Part 1: Happiness; Chapter 2:
Developing a Life State of Happiness [2.5]

2.5 Happiness Is Found Where We Are

The writings of Nichiren Daishonin show us we can build a state of unshakable happiness in our own lives here and now.

In The Record of the Orally Transmitted Teachings, Nichiren Daishonin explains the following passage from the “Encouragements of the Bodhisattva Universal Worthy” chapter of the Lotus Sutra, “Before long this person will proceed to the place of enlightenment” (LSOC28, 364), stating:

“The words ‘this person’ refer to the practitioner of the Lotus Sutra. The place where the person upholds and honors the Lotus Sutra is the ‘place of enlightenment’ to which the person proceeds. It is not that he leaves his present place and goes to some other place. The ‘place of enlightenment’ is the place where the living beings of the Ten Worlds1 reside. And now the place where Nichiren and his followers chant Nam-myoho-renge-kyo, ‘whether . . . in mountain valleys or the wide wilderness’ [LSOC21, 316], these places are all the Land of Eternally Tranquil Light. This is what is meant by the ‘place of enlightenment.’” (cf. OTT, 192)2

“This person” refers to the practitioner, or votary, of the Lotus Sutra. In the specific sense, it indicates Nichiren Daishonin himself, while in the more general sense, it refers to all people who embrace and practice Nam-myoho-renge-kyo of the Three Great Secret Laws. The place where people embrace and practice the correct teaching of Buddhism is the “‘place of enlightenment’ to which the person proceeds,” in other words, the place where we strive to attain Buddhahood in this lifetime.

There is no need to leave this trouble-filled saha world for some otherworldly pure land or ideal paradise. The “place of enlightenment” is none other than the dwelling place of living beings of the Ten Worlds. Now, the place where Nichiren Daishonin and his disciples who chant Nam-myoho-renge-kyo reside is the land of Eternally Tranquil Light, or the Buddha land, whether it be “in mountain valleys or the wide wilderness” (LSOC21, 316). It is the “place of enlightenment,” the Daishonin asserts. The place where each practitioner lives becomes the Land of Tranquil Light. This passage alludes to the profound transformative power inherent in a single life-moment.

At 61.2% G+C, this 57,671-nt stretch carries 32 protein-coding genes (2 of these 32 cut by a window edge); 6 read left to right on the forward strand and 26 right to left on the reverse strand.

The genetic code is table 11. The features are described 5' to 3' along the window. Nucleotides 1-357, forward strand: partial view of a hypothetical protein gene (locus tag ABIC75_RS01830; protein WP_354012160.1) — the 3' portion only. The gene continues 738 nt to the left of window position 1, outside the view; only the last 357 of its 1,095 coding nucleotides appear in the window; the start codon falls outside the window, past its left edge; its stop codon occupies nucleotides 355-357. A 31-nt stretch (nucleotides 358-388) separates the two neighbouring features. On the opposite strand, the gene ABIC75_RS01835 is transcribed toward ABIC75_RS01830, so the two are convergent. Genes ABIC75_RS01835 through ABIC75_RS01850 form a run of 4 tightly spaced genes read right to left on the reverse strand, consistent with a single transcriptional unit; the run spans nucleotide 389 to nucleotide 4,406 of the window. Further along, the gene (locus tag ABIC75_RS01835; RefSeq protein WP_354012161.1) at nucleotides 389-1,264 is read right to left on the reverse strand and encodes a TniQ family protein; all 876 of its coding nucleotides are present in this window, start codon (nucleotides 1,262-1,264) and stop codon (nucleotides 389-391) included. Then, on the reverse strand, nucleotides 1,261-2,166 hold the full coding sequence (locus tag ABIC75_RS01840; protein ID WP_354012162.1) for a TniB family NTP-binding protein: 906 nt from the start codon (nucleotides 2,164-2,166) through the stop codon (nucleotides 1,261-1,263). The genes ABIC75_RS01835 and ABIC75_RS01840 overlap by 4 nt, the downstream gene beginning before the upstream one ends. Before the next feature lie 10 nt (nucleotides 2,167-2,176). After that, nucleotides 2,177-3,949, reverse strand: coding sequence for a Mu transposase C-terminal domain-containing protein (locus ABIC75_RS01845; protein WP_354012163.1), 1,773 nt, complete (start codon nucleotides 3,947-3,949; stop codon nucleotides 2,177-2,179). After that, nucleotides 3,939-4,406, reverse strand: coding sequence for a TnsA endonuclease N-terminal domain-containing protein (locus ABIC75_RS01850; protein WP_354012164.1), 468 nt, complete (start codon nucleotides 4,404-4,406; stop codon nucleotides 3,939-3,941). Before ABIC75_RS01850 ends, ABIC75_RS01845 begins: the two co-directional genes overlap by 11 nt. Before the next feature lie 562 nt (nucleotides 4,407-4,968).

People often tend to think of happiness as something abstract and removed from their present realities. They imagine, for example, that they would be happier if they could move to another place, or that they would enjoy more comfortable and pleasant lives if they could change jobs. They always feel that the grass is greener on the other side and place their hopes on a change of external circumstances. Young people are particularly susceptible to this tendency.

However, we all have different missions to fulfill in life and different places where we need to live to fulfill them. Those who decide to put down solid roots where they are and continue to live their lives with perseverance and hope while struggling with reality will be victors in life. It’s important not to live aimlessly, lacking any clear purpose. I therefore say to you: “Dig beneath your feet, there you will find a spring,” and “Live in a way that is true to yourself.”

In short, a real sense of happiness and deep satisfaction in life can only be found within us. The Mystic Law is the fundamental law of life. Through our Buddhist practice, we can tap the power of the Mystic Law to propel our lives forward. This is why the place where we carry out our Buddhist practice and also society become the Buddha land. We are able to transform where we live right now into a place of victory and happiness.

From a speech at a university groups and Toshima Ward joint training session, Tokyo, December 7, 1986.

The Wisdom for Creating Happiness and Peace brings together selections from President Ikeda’s works under key themes.

  • *1Ten Worlds: The realms of hell, hungry spirits, animals, asuras, human beings, heavenly beings, voice-hearers, cause-awakened ones, bodhisattvas, and Buddhas. They are also referred to as the ten life states of hell, hunger, animality, anger, humanity, heaven, learning, realization, bodhisattva, and Buddhahood.
  • *2This translation of The Record of the Orally Transmitted Teachings has been updated to reflect a revised English translation of the Lotus Sutra as it appears in The Lotus Sutra and Its Opening and Closing Sutras.